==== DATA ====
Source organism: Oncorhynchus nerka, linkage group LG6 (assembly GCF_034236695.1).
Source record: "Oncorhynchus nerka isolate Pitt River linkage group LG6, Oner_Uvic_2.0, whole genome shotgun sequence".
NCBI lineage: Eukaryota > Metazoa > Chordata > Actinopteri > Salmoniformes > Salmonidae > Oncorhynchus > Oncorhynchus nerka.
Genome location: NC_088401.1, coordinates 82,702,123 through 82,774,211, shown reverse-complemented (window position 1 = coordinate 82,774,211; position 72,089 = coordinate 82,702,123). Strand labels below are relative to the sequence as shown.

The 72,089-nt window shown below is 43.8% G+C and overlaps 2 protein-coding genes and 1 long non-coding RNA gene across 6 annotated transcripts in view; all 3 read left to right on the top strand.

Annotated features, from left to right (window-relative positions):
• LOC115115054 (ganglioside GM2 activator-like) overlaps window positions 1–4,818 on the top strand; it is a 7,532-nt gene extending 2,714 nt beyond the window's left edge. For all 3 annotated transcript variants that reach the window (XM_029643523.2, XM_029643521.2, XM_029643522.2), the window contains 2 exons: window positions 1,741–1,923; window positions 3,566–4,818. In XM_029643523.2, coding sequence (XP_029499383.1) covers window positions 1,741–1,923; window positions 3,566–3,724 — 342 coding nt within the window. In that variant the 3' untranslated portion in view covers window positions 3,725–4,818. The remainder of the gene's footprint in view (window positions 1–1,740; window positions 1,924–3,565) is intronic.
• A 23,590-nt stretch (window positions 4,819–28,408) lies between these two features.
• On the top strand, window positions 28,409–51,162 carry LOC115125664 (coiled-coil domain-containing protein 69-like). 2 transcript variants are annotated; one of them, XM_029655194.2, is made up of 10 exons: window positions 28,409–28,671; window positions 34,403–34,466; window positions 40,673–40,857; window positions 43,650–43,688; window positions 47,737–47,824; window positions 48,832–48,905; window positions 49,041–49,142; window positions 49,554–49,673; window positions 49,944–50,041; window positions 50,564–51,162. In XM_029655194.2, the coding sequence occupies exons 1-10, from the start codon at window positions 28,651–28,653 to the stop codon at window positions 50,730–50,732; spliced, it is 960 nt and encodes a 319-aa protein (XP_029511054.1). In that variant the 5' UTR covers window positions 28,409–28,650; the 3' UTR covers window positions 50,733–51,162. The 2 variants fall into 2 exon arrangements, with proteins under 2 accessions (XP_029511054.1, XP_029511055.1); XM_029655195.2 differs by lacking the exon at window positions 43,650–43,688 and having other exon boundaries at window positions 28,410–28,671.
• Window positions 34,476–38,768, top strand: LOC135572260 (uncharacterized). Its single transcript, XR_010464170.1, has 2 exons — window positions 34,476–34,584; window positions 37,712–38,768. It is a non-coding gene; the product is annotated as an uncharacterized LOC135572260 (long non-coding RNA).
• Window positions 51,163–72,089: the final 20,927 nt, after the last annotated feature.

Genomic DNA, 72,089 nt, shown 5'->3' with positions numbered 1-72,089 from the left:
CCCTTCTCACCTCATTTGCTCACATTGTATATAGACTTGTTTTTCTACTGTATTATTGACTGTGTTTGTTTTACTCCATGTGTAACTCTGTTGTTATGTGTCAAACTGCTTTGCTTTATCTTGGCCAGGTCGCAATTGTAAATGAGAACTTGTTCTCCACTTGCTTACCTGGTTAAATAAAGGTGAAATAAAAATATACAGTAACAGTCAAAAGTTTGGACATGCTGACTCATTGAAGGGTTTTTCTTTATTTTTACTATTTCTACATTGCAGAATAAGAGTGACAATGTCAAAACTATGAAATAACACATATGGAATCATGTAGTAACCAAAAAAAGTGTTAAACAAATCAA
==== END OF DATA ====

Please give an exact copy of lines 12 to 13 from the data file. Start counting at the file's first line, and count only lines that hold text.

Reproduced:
Genomic DNA, 72,089 nt, shown 5'->3' with positions numbered 1-72,089 from the left:
CCCTTCTCACCTCATTTGCTCACATTGTATATAGACTTGTTTTTCTACTGTATTATTGACTGTGTTTGTTTTACTCCATGTGTAACTCTGTTGTTATGTGTCAAACTGCTTTGCTTTATCTTGGCCAGGTCGCAATTGTAAATGAGAACTTGTTCTCCACTTGCTTACCTGGTTAAATAAAGGTGAAATAAAAATATACAGTAACAGTCAAAAGTTTGGACATGCTGACTCATTGAAGGGTTTTTCTTTATTTTTACTATTTCTACATTGCAGAATAAGAGTGACAATGTCAAAACTATGAAATAACACATATGGAATCATGTAGTAACCAAAAAAAGTGTTAAACAAATCAA